If there were a time and place for Turkey to try to put its recent woes behind it, the splashy opening ceremony of the 53rd Antalya Intl. Film Festival signaled that – for the next week, at least – the show must go on.
Framed by two giant replicas of the festival’s golden statuettes, Antalya mayor Menderes Türel took to the stage on Sunday night, paying homage in his opening remarks to what he described as “the unifying power of art.”
“The stars of Turkish and world cinema shine from Antalya this evening,” he said.
Organizers are hoping this year’s fest can overshadow the troubling headlines of recent months in Turkey, which is still reeling from the fallout of a failed coup attempt in July.
With bright red flags flapping across the glittering capital of the Turkish Riviera, the country’s oldest festival promised to give a banner showcase to local filmmakers, with 12 Turkish features in the running for the Golden Orange, including eight by first-time helmers.
As the week unfolds, Turkish bizzers will also be focusing on efforts to turn Antalya into a hub for the growing domestic industry, with local officials courting foreign investors and jumpstarting a host of new initiatives.
“The aim is not only showing films during the festival, but supporting the production of Turkish films,” said fest director Elif Dağdeviren earlier in the week.
Three initiatives form the backbone of those efforts. The third edition of the Antalya Film Forum, which runs from Oct. 19-22, will offer a production and co-production platform for Turkish films, with 26 projects currently in the development stage expected to take part.
The Film Talent Marketing Rounds is a new initiative which offers Turkish filmmakers a chance to promote their movies to a range of TV and online buyers, distributors, and festival programmers from Turkey and around the world.
Lastly, there’s the launch of a new scriptwriting fund, which Dağdeviren says will grow into a residency for five to six scriptwriters whose films are set in Antalya.
The goal of these combined efforts, says the producer, is to offer a pipeline that will help Turkish filmmakers to develop, produce and market their films from start to finish, with the hopes of ultimately landing them on the red carpet in Antalya as they compete for the Golden Orange, as well as to premieres on the Croisette and beyond.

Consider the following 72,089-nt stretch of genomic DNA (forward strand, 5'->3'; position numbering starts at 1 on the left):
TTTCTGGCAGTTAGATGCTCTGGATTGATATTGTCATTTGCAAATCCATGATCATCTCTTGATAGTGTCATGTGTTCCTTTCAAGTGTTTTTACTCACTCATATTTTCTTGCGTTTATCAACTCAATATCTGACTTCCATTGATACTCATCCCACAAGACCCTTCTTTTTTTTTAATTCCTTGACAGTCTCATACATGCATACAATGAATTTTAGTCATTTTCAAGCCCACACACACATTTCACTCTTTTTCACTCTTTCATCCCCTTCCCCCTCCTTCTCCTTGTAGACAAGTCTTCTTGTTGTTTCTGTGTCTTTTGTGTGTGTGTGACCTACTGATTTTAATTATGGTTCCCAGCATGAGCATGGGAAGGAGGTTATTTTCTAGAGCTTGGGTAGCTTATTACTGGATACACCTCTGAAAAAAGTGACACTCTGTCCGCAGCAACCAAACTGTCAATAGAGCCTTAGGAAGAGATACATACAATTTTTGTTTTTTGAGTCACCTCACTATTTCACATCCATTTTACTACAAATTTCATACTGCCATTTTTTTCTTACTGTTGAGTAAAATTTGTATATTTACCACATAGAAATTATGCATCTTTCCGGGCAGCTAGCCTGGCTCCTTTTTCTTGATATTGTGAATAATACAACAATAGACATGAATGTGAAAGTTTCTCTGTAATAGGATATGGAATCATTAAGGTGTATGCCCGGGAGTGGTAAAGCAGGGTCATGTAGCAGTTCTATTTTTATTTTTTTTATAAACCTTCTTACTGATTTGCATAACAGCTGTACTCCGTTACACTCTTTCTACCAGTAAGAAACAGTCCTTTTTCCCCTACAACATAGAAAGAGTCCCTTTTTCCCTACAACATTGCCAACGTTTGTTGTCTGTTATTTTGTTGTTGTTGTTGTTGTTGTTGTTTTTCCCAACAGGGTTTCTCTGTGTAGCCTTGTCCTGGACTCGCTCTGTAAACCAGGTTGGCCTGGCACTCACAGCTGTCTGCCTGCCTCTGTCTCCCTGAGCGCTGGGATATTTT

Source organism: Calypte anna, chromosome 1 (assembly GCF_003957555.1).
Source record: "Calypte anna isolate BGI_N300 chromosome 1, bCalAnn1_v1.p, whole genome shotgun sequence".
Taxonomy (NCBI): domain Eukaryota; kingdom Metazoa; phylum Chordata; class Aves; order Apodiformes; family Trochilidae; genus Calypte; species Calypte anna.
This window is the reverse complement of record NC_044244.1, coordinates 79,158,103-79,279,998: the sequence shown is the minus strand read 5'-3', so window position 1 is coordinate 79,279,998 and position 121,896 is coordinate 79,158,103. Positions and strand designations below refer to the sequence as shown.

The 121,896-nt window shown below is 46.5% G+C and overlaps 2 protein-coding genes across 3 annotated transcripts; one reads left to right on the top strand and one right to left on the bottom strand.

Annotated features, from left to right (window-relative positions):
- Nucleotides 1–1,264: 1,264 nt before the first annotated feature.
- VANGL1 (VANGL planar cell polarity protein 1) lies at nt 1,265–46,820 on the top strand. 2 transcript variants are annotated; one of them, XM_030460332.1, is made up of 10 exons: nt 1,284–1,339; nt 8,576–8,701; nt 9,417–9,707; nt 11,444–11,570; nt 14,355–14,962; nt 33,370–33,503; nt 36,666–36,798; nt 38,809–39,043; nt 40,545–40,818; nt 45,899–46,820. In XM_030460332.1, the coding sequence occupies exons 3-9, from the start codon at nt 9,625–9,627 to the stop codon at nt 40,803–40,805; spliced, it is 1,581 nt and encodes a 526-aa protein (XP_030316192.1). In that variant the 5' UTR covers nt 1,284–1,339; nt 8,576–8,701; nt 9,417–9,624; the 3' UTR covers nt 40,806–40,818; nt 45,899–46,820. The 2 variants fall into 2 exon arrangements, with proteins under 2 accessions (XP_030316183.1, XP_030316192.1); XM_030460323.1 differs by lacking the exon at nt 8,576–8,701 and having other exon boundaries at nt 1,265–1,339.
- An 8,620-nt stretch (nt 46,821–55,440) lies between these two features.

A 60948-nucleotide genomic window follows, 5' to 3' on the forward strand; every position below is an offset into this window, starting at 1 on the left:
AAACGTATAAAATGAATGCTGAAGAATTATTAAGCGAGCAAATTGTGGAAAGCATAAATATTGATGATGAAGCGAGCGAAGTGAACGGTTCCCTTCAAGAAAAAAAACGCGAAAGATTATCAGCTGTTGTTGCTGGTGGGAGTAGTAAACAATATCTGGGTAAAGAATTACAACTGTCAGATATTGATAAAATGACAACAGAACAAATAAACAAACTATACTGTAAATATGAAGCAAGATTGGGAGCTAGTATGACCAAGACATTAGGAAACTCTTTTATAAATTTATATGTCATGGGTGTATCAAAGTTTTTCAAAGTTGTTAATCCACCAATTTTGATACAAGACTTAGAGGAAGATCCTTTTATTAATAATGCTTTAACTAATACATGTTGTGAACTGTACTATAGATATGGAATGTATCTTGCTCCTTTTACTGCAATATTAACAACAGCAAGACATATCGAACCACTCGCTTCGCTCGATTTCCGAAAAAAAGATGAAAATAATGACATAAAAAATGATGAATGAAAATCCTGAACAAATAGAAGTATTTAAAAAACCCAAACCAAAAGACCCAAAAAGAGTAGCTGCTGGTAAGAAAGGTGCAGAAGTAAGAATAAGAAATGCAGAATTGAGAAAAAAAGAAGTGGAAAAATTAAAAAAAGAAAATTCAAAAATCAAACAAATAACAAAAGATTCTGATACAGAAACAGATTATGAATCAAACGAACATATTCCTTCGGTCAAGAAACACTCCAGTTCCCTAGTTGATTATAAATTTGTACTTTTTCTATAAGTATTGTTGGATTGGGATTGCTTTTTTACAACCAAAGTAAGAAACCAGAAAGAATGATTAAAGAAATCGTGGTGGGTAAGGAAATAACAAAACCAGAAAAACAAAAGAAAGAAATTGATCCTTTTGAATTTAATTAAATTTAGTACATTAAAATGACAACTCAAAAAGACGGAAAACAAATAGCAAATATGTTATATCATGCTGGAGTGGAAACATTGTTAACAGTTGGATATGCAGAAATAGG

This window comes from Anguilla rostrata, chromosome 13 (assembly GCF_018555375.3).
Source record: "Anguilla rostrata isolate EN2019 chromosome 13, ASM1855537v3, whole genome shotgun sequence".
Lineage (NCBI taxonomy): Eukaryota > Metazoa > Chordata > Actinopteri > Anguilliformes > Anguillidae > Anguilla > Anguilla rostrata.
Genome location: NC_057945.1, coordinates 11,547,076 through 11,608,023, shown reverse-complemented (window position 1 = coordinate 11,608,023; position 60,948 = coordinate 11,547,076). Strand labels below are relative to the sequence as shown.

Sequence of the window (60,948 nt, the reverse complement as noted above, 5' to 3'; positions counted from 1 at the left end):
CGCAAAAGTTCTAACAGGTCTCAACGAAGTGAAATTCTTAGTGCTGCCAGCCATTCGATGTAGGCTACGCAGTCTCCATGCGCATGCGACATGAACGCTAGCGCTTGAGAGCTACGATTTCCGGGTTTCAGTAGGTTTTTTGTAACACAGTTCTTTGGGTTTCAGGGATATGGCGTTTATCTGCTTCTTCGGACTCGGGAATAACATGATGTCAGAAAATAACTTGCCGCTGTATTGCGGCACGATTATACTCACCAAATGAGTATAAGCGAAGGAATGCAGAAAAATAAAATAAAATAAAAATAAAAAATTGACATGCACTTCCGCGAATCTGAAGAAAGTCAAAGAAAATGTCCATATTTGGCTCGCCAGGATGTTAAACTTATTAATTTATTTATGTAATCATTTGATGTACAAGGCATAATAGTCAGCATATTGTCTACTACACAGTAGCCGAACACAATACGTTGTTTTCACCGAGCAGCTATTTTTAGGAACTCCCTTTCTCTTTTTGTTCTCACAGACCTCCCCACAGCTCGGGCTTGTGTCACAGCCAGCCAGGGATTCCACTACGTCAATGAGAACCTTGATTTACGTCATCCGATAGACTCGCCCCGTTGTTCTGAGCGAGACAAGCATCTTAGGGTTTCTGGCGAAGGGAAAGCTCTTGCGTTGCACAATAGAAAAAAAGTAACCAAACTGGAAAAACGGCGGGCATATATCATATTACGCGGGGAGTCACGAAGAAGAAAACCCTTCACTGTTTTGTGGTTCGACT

“We’re not only supporting films during the film festival, but before and after,” says Dağdeviren.
The concerted effort to bolster the gains of an industry whose global profile has risen in recent years comes at a time of profound uncertainty in Turkey, in the wake of a string of deadly terrorist attacks that claimed dozens of lives in Istanbul and the capital, Ankara, earlier this year.
Tensions escalated in July, when members of the armed forces attempted to seize power from President Recep Tayyip Erdoğan, forcing him to address a panicky nation by calling into a live news program on FaceTime.
When thousands heeded the president’s calls to take to the streets in a show of support for the government, the coup fizzled. In the ensuing crackdown, more than 70,000 people were arrested, with critics accusing Erdoğan of using the coup as an excuse to tighten his increasingly authoritarian grip on power. The country has been in a state of emergency ever since.
At the festival’s helm, Dağdeviren has tried to steer clear of politics, insisting, “I don’t allow this to interfere with the festival. Not at all.”
Still, she says that recent events have underscored Antalya’s mission to promote “social responsibility projects using the power of cinema.”
With millions of refugees fleeing the ongoing war in neighboring Syria, putting Turkey at the heart of Europe’s refugee crisis, the festival has programmed a sidebar, People of Nowhere, with a slate of films addressing the humanitarian toll of the crisis. Another sidebar, The Sun’s Eclipse, features films about life in the aftermath of military coups, offering both a snapshot of dark periods in Turkey’s history, and a glimpse of what might have been had the July attempt succeeded, according to Dağdeviren.
The couture hardly had time to settle Sunday night before the festival offered a none too subtle reminder of the changed world lurking past the edges of the red carpet. As a rousing martial score filled the packed auditorium, a video montage paid homage to victims of the violence that erupted after July’s coup attempt.
“The pain in our hearts is still alive,” said Türel, while a Turkish flag rippled across the massive screen behind him. He later added, “Our pain is also our pride.”
With a ceremony that paid tribute to departed legends of Turkish cinema, such as iconic leading man Tarik Akan, and handed out a lifetime achievement award to screen doyenne Emel Sayın, the night offered a reminder that for all the country’s woes, Antalya is still a focal point of Turkish cinema past, present and future.
“This is what we have to protect,” said Dağdeviren. “This is the place everybody meets. This is the place we should talk about cinema.”

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